In December 2016, the South Carolina Supreme Court denied a petition for re-hearing, resolving a long standing dispute and allowing medical practices to employ directly physical therapists (“PTs”) and physical therapist assistants (“PTAs”).

In "Joseph v. S.C. Board of Physical Therapy Examiners," 417 S.C. 436, 790 S.E.2d 763 (2016), a physical therapist and two physicians filed suit seeking a judicial declaration overturning  a previous decision by the "Supreme Court in Sloan v. S.C. Board of Physical Therapy Examiners," which prohibited employment of physical therapists by medical practices. The plaintiffs also sought to overturn a 2011 position statement by the South Carolina Board of Physical Therapy Examiners (“PT Board”) regarding the referral of physical therapy patients within a physical therapy practice.

In a split decision, the Supreme Court specifically overruled its decision in Sloan and declared unconstitutional the 2011 Position Statement from the PT Board. The practical impact is that medical practices can now employ PTs and PTAs on the same terms as they employ occupational therapists, speech pathologists and nurse practitioners. The Supreme Court found that the Sloan decision deprived physicians of the right to practice medicine in the best interests of their patients.

Far from unanimous, the decision of the court demonstrates a power play within the court and between the court and other branches of government.  Only two justices agreed that the 2011 Position Statement was unconstitutional, while a third agreed that the statement was improper, but not on constitutional grounds. Two justices dissented on the grounds that the plaintiffs did not have proper standing to legally raise either issue. The majority and concurring opinions found significant fault with the administrative agencies which were described as a fourth branch of government challenging the constitutional separation of powers. The dissent expressed concern that the majority’s decision ignored the fact that the legislature’s intent that the Sloan decision remain in force, having twice had tried unsuccessfully to overturn through legislation the Sloan decision.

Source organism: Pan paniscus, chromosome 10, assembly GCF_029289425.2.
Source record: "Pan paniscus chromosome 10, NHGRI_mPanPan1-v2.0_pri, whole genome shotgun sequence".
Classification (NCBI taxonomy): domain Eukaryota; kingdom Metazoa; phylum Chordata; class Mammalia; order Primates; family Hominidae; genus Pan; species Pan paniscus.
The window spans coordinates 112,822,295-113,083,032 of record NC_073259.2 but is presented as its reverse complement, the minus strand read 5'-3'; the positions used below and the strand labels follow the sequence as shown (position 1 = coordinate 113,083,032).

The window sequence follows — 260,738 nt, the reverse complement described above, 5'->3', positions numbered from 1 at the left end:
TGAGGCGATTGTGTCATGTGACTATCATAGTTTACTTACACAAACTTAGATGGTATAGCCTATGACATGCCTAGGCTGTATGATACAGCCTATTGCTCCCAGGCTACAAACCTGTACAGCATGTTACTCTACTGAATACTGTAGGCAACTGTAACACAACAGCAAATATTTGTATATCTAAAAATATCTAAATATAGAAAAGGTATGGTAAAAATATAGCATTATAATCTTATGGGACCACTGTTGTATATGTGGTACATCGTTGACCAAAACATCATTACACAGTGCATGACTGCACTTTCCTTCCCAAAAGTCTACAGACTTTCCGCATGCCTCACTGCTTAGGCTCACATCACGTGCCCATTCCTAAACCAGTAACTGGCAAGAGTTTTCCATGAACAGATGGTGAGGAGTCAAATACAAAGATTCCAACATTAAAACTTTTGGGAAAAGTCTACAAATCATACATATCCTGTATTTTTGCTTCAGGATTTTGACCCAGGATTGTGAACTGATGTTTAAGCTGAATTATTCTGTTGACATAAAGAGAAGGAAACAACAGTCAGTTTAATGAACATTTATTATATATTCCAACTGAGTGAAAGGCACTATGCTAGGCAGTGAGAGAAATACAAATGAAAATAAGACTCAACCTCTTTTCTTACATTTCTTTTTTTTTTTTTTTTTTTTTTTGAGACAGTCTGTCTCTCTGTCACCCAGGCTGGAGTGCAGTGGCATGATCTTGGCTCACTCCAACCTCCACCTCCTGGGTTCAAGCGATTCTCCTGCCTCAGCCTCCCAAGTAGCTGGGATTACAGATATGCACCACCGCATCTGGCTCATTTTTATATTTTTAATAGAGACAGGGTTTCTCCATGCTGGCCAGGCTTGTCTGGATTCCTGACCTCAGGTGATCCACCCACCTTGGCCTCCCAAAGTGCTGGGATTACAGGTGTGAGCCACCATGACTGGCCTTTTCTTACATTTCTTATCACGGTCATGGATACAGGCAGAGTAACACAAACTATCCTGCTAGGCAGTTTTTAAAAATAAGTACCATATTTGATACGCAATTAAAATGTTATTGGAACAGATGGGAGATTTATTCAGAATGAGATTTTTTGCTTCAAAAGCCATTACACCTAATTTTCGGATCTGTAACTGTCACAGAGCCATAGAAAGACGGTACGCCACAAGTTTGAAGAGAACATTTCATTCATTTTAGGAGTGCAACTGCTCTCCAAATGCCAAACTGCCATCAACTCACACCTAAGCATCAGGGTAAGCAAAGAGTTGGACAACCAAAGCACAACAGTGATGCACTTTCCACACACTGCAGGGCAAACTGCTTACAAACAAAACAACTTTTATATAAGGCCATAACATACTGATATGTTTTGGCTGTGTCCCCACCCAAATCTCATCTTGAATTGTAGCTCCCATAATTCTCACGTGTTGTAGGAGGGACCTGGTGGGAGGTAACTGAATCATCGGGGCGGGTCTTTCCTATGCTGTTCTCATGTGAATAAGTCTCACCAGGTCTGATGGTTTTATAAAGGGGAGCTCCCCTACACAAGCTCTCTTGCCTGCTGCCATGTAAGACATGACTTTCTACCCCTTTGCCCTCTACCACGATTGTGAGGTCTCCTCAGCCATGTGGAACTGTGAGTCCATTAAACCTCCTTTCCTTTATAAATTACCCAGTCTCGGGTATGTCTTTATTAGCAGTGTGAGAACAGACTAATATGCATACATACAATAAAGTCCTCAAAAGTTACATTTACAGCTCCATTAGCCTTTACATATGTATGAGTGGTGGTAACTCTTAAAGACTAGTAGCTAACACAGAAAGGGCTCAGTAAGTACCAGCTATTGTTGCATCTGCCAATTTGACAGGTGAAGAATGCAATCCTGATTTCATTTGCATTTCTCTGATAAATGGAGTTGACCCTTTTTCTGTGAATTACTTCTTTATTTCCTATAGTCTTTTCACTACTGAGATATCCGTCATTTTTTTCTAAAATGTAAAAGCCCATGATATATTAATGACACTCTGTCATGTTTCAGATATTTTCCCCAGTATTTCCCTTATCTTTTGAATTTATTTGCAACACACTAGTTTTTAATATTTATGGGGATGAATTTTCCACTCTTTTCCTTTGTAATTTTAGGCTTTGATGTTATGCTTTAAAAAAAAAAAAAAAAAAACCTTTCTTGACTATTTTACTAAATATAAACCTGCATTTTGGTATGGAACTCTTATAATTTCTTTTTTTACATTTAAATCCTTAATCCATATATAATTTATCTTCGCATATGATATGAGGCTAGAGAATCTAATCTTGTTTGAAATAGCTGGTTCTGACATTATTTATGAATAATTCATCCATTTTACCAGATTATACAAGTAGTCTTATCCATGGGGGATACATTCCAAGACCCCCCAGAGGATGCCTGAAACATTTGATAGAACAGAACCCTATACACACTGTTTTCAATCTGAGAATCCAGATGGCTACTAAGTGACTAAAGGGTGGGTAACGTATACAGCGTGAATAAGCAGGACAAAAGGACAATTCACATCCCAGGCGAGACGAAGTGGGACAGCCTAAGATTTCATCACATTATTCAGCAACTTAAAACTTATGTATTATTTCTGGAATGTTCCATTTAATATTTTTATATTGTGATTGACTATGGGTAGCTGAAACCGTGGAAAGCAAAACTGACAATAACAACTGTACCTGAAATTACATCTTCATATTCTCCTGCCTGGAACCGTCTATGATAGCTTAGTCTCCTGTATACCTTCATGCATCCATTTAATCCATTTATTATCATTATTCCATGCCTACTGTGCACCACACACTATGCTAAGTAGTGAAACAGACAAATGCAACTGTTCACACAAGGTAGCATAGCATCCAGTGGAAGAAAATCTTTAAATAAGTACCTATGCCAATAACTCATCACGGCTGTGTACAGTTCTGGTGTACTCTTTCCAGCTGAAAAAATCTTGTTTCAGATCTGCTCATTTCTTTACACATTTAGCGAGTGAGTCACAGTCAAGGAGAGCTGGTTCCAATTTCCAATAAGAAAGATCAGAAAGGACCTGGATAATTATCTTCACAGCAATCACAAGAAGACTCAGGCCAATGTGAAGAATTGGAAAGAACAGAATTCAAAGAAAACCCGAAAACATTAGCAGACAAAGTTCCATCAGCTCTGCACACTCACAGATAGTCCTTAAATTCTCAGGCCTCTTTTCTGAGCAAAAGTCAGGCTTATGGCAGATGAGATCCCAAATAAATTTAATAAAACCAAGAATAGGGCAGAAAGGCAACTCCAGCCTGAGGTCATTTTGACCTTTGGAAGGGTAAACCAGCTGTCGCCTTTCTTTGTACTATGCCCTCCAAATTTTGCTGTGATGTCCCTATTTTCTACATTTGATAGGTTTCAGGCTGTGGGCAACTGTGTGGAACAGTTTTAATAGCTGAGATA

This is the latest decision in a twelve year dispute between legislative, executive and judicial authorities over the employment of PTs in South Carolina.  It may or may not be the last. Depending on how motivated the PT Board is, it may attempt to renew its efforts to re-invigorate the Sloandecision by administrative action, but it would have to go through the formal rule-making procedure set out in the Administrative Procedures Act, rather than issuing an informal position statement. If the legislature wants to step in, it will have to proceed through the normal legislative process to amend the controlling statute. Either of these will take time and, presumably, will generate some publicity.  Interested parties should remain vigilant to observe what these government entities do in order to have an opportunity for input.

As of now, however, the Joseph decision is controlling law and physicians can employ PTs and PTAs.